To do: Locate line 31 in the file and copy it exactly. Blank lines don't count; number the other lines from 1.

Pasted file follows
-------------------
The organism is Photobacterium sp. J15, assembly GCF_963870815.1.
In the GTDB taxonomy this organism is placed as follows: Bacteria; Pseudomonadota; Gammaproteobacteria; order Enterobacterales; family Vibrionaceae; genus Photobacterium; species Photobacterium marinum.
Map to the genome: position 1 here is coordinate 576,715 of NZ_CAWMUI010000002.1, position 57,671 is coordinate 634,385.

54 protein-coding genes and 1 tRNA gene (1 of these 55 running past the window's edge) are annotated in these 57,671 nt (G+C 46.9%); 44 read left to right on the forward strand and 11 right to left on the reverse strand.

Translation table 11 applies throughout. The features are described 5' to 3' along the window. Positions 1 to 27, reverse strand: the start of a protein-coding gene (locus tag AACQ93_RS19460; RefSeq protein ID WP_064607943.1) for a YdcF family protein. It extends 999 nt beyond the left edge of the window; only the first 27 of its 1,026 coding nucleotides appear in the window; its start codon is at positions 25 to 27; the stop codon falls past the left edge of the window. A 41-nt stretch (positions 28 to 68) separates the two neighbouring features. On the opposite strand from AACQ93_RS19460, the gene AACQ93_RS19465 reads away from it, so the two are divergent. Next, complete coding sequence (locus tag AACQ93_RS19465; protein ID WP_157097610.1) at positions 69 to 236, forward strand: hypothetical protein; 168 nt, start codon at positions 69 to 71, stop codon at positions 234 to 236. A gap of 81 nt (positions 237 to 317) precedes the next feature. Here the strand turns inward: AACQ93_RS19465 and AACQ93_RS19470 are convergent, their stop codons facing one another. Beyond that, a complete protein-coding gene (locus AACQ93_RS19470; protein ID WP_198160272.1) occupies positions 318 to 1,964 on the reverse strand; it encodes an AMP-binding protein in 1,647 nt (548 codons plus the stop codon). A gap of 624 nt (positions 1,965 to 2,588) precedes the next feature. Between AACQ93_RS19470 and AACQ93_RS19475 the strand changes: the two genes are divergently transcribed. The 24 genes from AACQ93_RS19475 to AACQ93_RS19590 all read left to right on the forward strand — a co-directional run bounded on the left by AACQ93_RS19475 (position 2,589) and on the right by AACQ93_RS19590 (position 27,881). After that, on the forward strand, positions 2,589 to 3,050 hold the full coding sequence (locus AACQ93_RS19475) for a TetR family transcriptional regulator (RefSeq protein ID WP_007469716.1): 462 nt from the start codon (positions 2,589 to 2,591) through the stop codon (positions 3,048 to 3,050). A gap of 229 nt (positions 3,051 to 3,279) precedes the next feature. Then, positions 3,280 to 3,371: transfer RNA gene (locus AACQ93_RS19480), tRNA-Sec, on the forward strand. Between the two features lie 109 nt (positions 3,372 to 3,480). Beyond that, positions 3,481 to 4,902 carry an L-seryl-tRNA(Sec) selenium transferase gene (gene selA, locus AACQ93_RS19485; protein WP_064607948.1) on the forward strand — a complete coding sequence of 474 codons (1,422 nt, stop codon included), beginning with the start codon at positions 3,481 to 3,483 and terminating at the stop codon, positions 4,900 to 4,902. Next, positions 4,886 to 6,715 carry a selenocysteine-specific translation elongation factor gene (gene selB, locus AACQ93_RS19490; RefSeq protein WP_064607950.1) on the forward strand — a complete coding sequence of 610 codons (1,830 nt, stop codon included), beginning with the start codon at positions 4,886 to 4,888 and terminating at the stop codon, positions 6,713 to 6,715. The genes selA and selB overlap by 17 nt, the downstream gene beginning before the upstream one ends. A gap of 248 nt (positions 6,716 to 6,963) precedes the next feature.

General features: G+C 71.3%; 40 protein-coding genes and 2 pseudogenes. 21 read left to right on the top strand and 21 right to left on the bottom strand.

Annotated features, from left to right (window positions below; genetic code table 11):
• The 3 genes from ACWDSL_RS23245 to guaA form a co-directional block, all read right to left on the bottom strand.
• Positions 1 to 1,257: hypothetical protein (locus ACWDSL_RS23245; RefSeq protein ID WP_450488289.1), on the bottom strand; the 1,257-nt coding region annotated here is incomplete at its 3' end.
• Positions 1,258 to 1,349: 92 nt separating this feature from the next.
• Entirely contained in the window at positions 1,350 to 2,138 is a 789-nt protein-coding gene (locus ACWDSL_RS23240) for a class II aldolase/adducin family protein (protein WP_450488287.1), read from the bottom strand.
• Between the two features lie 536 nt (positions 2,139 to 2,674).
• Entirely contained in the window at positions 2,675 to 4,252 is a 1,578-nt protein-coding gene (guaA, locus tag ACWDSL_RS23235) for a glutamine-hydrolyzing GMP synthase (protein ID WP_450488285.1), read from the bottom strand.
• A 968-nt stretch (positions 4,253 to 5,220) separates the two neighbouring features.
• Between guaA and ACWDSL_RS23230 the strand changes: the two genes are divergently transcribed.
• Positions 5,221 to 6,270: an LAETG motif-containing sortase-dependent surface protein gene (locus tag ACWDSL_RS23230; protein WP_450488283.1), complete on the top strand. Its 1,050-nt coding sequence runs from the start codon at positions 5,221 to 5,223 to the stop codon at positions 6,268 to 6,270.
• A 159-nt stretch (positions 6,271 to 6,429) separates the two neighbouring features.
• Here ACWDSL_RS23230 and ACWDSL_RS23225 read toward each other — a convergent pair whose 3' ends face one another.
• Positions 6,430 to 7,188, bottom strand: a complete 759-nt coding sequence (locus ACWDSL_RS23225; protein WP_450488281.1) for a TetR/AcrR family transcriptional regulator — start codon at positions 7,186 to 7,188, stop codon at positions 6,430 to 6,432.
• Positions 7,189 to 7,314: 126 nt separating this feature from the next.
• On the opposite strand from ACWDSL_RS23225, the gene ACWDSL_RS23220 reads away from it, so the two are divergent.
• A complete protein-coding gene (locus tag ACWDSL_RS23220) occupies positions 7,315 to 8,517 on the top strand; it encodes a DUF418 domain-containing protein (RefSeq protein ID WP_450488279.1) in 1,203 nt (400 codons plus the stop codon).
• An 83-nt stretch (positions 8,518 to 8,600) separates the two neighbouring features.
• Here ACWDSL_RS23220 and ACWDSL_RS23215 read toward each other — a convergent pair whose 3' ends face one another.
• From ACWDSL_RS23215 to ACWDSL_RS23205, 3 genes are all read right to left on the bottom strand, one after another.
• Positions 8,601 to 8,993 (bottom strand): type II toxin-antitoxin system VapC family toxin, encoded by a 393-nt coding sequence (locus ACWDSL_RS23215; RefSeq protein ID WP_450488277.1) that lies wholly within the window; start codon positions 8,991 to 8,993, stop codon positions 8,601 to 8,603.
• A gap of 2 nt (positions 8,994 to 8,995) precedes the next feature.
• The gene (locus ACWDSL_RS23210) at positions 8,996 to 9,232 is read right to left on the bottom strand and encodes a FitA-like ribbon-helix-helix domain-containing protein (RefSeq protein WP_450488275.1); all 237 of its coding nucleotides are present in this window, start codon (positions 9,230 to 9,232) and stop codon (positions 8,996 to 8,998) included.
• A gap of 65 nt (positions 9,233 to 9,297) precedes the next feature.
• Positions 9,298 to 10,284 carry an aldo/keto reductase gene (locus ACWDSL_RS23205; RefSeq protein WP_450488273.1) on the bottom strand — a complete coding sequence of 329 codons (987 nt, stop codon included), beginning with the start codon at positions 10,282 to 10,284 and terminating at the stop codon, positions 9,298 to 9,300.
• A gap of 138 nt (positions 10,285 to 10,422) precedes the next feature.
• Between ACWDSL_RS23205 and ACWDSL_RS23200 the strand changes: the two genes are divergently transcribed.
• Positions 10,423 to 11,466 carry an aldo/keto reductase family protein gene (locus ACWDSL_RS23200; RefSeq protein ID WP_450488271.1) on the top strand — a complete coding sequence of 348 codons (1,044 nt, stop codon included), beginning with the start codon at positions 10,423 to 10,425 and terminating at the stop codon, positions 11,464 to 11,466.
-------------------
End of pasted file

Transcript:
• A gap of 138 nt (positions 10,285 to 10,422) precedes the next feature.